Frequent Questions

Consumer product exemption and products that require licensing

Pennsylvania restricts the use of a product that is packaged for distribution and use by the general public by requiring users within the State to obtain a license. This product requires a material safety data sheet under OSHA, and thus may be subject to the reporting requirements of EPCRA Sections 311 and 312.

Does this product meet the consumer product exemption under the definition of hazardous chemical, which is "...any substance to the extent it is used for personal, family, or household purposes, or is present in the same form and concentration as a product packaged for distribution and use by the general public" (40 CFR section 370.66)?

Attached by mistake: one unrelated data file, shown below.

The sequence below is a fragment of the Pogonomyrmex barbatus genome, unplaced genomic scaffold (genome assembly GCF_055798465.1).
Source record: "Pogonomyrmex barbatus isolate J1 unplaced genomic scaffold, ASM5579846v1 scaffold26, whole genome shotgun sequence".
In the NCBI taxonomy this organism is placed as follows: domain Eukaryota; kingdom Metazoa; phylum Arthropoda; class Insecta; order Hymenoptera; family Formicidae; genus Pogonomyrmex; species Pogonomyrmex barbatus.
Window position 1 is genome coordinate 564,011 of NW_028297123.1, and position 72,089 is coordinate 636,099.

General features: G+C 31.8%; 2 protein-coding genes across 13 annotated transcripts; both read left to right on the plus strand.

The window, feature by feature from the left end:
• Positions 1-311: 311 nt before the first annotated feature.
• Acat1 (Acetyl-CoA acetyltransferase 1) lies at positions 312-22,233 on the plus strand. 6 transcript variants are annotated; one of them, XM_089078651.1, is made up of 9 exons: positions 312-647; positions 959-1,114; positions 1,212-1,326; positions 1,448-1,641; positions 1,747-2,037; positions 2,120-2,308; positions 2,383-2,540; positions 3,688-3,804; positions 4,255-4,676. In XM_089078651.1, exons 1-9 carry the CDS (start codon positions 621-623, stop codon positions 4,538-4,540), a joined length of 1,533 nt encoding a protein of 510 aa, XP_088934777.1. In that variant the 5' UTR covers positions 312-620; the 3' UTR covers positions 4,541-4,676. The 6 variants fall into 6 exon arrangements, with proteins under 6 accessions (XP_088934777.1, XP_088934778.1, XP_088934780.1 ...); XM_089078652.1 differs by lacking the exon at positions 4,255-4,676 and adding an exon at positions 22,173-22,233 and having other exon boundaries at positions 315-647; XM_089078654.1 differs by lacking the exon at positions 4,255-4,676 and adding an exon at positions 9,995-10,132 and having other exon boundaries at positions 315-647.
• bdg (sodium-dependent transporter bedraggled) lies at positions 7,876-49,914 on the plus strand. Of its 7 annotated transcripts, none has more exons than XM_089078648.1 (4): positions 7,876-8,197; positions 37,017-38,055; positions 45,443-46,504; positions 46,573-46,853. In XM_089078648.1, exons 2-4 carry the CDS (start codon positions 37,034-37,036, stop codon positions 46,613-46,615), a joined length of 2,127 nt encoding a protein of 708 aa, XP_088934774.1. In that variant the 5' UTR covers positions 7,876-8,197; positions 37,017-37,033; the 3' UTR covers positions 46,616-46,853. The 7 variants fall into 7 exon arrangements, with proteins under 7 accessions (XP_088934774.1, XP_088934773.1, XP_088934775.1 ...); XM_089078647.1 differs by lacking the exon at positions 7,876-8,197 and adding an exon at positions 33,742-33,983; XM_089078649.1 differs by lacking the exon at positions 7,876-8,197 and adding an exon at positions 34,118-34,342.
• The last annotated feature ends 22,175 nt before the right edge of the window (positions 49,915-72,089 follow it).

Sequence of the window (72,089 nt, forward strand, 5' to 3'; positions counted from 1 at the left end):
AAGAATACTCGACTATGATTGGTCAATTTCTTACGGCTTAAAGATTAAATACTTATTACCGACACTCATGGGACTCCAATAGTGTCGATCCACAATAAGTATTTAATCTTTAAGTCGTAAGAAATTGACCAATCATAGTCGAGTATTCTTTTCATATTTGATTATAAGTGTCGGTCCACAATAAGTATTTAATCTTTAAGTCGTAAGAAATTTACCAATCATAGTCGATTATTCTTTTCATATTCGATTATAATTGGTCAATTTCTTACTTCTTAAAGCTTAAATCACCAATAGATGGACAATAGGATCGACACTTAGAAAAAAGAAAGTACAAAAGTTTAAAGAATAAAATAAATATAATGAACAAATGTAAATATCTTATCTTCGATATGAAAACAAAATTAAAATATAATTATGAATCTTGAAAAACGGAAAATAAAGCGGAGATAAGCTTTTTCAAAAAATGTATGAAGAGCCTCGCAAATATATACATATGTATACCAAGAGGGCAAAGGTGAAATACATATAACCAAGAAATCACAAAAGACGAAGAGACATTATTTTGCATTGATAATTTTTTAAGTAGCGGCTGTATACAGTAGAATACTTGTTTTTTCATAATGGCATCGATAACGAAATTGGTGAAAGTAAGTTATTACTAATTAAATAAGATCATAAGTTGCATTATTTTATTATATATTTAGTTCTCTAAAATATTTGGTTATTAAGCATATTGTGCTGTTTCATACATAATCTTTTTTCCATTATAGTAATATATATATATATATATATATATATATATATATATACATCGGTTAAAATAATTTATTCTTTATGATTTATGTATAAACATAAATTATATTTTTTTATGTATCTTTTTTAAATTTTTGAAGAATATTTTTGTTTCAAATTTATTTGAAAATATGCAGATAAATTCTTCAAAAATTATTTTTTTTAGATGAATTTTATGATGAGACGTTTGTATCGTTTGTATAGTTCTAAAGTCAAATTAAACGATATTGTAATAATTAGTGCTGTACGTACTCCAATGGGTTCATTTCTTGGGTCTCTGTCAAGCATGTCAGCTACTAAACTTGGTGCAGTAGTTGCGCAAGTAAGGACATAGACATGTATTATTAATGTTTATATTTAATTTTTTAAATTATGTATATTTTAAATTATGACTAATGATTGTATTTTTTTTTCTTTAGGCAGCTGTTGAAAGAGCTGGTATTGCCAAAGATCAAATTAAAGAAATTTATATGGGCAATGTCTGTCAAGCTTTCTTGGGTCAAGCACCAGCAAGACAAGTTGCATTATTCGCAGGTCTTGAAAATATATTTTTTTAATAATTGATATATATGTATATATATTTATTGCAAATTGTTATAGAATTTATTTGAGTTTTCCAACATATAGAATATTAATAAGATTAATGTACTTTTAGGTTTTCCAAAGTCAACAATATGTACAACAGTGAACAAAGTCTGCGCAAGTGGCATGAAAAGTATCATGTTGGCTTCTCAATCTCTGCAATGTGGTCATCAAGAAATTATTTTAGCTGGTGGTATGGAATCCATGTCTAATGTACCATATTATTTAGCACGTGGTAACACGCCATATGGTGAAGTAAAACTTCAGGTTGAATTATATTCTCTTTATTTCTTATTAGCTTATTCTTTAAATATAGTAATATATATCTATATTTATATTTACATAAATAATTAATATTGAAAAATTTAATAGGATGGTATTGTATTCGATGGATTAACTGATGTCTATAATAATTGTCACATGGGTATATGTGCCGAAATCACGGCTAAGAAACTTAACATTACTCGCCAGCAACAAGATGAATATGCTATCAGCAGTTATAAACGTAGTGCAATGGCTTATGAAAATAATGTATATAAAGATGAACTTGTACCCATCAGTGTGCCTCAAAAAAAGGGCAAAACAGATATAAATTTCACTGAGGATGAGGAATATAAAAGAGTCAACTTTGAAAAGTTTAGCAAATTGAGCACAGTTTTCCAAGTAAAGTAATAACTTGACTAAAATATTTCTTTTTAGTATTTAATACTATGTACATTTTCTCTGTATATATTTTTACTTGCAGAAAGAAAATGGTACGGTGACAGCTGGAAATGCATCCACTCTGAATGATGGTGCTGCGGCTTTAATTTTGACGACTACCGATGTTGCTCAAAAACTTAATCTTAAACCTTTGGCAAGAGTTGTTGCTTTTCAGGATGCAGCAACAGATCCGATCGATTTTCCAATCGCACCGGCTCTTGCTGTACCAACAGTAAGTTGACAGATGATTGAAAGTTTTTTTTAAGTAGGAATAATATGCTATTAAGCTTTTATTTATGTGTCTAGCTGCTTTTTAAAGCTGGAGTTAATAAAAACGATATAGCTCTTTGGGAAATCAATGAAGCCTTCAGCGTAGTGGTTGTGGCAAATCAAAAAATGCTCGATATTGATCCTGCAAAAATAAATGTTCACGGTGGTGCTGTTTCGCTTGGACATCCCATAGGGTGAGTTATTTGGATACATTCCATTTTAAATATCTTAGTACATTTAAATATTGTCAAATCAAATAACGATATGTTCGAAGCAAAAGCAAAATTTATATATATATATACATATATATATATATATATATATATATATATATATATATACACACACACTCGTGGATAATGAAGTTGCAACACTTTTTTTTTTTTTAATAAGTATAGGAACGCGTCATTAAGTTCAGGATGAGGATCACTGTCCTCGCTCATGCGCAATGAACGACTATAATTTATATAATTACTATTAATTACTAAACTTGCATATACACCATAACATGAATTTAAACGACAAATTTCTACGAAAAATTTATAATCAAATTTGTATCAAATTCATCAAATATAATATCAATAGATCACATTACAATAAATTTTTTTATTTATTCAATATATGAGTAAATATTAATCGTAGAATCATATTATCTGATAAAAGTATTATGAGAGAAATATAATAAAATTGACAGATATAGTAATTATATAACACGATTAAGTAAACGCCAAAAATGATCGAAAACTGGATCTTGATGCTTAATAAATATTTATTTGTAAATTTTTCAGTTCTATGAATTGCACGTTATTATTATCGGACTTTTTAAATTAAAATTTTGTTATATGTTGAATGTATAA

Any substance that is in the same form and concentration as a product packaged for distribution and use by the general public is exempt from the definition of hazardous chemical and is not reportable under Sections 311 and 312.  This exception to the definition of hazardous chemical under EPCRA has been referred to as the "consumer product exemption."  If a license is required for use of a product, it may not be considered a consumer product.  In this case, the determining factor is accessibility of the product by the general public.  If any private citizen can obtain a license for use of the product, then it is considered a consumer product.  If some private citizens cannot obtain the license, then the use of the product is limited to facilities that can obtain the license; thus the product does not meet the consumer product exemption.  If the restricted product is present at a facility above the applicable reporting threshold, then it is reportable under Sections 311 and 312.  Reporting on this product may vary from State to State depending on the requirements and limitations in obtaining a license for use.

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